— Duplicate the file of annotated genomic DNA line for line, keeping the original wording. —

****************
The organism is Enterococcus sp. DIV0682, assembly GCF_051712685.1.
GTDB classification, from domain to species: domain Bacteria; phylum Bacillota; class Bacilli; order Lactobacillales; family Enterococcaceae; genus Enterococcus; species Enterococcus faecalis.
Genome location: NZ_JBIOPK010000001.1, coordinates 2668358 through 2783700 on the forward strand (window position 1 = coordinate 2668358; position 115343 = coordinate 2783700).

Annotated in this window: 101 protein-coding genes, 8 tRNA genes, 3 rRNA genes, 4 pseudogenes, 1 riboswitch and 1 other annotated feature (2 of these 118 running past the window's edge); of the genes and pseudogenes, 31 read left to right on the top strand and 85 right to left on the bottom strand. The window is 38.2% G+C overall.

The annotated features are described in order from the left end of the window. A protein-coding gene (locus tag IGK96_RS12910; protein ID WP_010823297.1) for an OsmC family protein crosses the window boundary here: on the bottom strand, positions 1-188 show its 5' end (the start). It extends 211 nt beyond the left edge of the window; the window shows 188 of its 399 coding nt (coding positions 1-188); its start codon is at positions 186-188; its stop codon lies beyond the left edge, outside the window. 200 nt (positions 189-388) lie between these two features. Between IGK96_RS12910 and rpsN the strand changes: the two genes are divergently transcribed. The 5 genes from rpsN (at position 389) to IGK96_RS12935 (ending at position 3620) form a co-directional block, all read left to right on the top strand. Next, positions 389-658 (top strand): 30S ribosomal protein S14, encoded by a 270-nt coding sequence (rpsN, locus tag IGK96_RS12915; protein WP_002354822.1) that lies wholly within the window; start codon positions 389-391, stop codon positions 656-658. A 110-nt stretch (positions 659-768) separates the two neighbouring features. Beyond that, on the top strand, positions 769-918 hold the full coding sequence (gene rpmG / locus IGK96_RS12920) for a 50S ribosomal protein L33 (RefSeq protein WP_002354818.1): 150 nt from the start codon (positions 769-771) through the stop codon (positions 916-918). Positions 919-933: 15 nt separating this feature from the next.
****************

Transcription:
The organism is Enterococcus sp. DIV0682, assembly GCF_051712685.1.
GTDB classification, from domain to species: domain Bacteria; phylum Bacillota; class Bacilli; order Lactobacillales; family Enterococcaceae; genus Enterococcus; species Enterococcus faecalis.
Genome location: NZ_JBIOPK010000001.1, coordinates 2668358 through 2783700 on the forward strand (window position 1 = coordinate 2668358; position 115343 = coordinate 2783700).

Annotated in this window: 101 protein-coding genes, 8 tRNA genes, 3 rRNA genes, 4 pseudogenes, 1 riboswitch and 1 other annotated feature (2 of these 118 running past the window's edge); of the genes and pseudogenes, 31 read left to right on the top strand and 85 right to left on the bottom strand. The window is 38.2% G+C overall.

The annotated features are described in order from the left end of the window. A protein-coding gene (locus tag IGK96_RS12910; protein ID WP_010823297.1) for an OsmC family protein crosses the window boundary here: on the bottom strand, positions 1-188 show its 5' end (the start). It extends 211 nt beyond the left edge of the window; the window shows 188 of its 399 coding nt (coding positions 1-188); its start codon is at positions 186-188; its stop codon lies beyond the left edge, outside the window. 200 nt (positions 189-388) lie between these two features. Between IGK96_RS12910 and rpsN the strand changes: the two genes are divergently transcribed. The 5 genes from rpsN (at position 389) to IGK96_RS12935 (ending at position 3620) form a co-directional block, all read left to right on the top strand. Next, positions 389-658 (top strand): 30S ribosomal protein S14, encoded by a 270-nt coding sequence (rpsN, locus tag IGK96_RS12915; protein WP_002354822.1) that lies wholly within the window; start codon positions 389-391, stop codon positions 656-658. A 110-nt stretch (positions 659-768) separates the two neighbouring features. Beyond that, on the top strand, positions 769-918 hold the full coding sequence (gene rpmG / locus IGK96_RS12920) for a 50S ribosomal protein L33 (RefSeq protein WP_002354818.1): 150 nt from the start codon (positions 769-771) through the stop codon (positions 916-918). Positions 919-933: 15 nt separating this feature from the next.